I think a problem "The Critic" had was like "Futurama" and "Family Guy" had later, the show was consistantly getting bumped around so viewers never got much of a chance to appreciate it. ABC would think it is 'too hot' and Fox would think it is 'too tame'. After its cancellation on Fox, the show was gone. With only 23 episodes, "The Critic" received a fate it did not deserve. And I will admit that I did not approve of the series ending on a clip show; these eps are never among the best episodes.
Some time later, in the year 2000, Al Jean and Mike Reiss, the series' producers, started to produce a new series of Flash-animated "webisodes" of "The Critic". While I appreciate the fact they considered trying to do something new with the show, and it is nice to see Jay ripping on 2000s movies (examples include "The Patriot", "Harry Potter", "Shrek", "Mission: Impossible 2", "X-Men", "Pearl Harbor", "Cast Away", "102 Dalmatians" and "Pokemon: the Movie 2000"), these new products I find some major flaws in of strikes:

1: Shorter run time.

The webisodes themselves are only about 4 minutes long. Like the Simpsons' old Tracy Ullman skits, there just isn't enough time to make a deep, involving story. Jay's "Coming Attractions" show was good for a quick laugh, but it alone was not the episode.

2: Lack of the rest of the cast.

With the exception of Vlada (the Eastern European restaurant manager who appears in one episode), forget about everyone else in the old episodes. All we get back is Jay and that's basically it. But he's not truly that funny if someone is not there to play off him. Everyone else is thrown out without even mention, and with them, most of its heart.

3: Jay's new make-up lady/girlfriend Jennifer.

I felt the chemistry between Jay and Alice in the second season. I would hate to see them break up. But apparently, in the first episode, Jay refers to a 'second divorce'. All that they went through and they still have problems after they (supposedly) got married? I know that Jay does not mention Alice by name, but it can be implied; after all that we saw happen, this is idiocy. I would blame the fact no one in the original voice cast comes back instead. But Jay's new girlfriend Jennifer is everything Alice wasn't. For one, she adds nothing to the eps and is at least 10 years younger than him; talk about lack of realism. Could you picture a short, balding man in a serious relationship with a 20-year old girl who is tall, blond and built like a supermodel? I know I can't. And her voice is totally basic; she's just a bore. Taking away what little heart is left in the "webisodes" is the fact we know that Jay loves Alice in the original episodes. His main reason for wanting to be romantically involved with Jennifer seems to be knocking her up. He is transformed into a horny toad that always wants to bunk with her, I'm serious!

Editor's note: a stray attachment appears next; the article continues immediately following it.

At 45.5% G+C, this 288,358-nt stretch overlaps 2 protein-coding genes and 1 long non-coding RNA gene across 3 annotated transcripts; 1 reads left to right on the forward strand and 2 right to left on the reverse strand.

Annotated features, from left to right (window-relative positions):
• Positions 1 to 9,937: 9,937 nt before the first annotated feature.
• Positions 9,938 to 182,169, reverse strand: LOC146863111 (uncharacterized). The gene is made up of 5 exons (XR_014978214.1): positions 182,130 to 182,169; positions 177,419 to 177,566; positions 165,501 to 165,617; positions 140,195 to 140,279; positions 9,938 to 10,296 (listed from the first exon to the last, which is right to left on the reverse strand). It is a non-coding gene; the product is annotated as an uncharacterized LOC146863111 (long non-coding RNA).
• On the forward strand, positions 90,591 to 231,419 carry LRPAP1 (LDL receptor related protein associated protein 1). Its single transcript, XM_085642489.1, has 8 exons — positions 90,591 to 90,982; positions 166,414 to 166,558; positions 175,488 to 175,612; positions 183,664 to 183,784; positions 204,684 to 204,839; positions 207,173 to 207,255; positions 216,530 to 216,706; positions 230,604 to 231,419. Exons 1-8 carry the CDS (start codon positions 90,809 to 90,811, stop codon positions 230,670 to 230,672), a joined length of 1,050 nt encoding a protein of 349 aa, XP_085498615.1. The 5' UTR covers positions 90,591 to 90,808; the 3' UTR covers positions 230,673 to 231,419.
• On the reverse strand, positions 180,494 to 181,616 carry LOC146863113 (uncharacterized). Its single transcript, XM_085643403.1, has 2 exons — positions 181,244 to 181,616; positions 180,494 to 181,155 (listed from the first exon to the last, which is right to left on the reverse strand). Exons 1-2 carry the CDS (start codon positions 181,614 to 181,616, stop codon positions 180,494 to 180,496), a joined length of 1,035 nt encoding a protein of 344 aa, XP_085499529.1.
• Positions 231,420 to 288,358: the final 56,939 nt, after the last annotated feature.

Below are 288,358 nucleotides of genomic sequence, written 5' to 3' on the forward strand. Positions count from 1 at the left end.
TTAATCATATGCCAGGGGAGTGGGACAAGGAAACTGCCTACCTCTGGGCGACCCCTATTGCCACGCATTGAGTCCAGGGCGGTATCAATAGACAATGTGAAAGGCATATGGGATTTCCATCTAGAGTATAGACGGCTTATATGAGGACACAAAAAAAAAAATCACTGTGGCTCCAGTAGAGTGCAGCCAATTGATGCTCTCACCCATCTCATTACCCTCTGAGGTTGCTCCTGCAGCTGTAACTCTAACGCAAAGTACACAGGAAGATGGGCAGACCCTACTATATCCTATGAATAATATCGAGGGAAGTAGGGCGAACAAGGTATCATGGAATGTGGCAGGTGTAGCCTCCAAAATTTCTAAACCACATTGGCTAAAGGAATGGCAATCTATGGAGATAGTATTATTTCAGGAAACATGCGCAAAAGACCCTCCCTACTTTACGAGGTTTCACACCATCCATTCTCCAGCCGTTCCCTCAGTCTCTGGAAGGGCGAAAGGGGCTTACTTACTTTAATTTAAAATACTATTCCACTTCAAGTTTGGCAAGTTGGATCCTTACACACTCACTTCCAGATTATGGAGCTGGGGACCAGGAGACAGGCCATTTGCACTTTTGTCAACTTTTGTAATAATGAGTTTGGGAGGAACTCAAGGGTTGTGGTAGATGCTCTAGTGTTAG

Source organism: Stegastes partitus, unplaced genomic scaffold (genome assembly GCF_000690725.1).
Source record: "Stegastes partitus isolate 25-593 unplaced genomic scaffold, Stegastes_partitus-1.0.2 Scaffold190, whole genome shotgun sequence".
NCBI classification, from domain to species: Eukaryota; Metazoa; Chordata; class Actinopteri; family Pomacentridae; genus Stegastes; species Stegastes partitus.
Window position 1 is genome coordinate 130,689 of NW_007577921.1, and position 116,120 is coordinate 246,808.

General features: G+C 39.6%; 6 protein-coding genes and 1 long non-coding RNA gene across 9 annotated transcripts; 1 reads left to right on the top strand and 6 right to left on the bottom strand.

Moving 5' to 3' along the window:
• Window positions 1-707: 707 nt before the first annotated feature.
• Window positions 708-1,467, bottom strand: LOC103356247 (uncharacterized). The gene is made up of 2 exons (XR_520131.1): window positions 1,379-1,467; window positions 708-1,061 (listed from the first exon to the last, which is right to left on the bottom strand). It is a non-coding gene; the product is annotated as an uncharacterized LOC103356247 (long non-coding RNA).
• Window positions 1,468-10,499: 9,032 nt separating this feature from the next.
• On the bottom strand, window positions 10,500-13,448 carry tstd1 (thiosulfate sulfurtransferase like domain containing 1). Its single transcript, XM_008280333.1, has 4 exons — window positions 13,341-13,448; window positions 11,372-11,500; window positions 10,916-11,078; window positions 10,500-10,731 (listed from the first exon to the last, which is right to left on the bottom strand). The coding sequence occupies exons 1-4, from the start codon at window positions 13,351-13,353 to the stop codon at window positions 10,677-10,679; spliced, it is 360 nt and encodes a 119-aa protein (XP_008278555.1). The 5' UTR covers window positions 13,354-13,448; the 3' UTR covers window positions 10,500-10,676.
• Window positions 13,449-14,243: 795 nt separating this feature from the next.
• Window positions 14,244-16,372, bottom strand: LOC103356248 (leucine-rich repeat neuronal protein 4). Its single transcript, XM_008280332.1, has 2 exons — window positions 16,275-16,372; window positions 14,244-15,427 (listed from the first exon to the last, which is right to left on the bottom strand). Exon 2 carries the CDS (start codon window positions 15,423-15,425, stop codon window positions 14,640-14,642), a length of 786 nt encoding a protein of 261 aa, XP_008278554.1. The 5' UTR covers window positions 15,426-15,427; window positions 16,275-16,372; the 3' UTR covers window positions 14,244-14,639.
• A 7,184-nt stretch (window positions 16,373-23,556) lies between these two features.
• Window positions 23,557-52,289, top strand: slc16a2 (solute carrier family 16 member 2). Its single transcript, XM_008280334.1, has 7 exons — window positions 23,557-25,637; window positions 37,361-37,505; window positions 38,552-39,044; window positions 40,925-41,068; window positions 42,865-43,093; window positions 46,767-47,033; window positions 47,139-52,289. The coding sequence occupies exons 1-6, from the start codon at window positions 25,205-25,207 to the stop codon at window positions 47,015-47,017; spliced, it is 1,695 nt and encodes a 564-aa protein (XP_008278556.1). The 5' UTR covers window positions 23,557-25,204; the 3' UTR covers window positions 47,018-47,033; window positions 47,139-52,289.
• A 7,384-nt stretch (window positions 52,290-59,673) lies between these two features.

In any case, I don't look at the webisodes in the same light as the half-hour episodes. It nice that they tried to do something else with the show, but I would prefer to write them off as 'non-canon' for the three outlined reasons.

While I think the show could have gone on for at least one or two more seasons before the writing turned bad (much like "The Tick", another cartoon widely recognized as never having "jumped the shark"), it also might be better the show stopped before it was dragged on and on until the episodes were just stupid and incoherent (like what Fox seems to be doing with "The Simpsons"--don't read that the wrong way, "The Simpsons" is incredible, but it kinda seems like Fox is milking it for all it's worth).

All things considered, I would strongly advise checking out "The Critic". Anyway possible, through the Internet, old VHS tapes, the "Critic: Complete Series" DVD boxset released in 2004 (I'm sure the boxset sold well enough), whatever you have to, please give the show a shot. With it's smart humor, characters, and writing, and the fact the episodes feel like they have aged just fine (not to mention Siskel and Ebert featured the show on their review series once, and they gave it two thumbs up!) and even Jay himself will have a hard time judging his series with his catchphrase.

*Proud supporter of the true girl for Jay*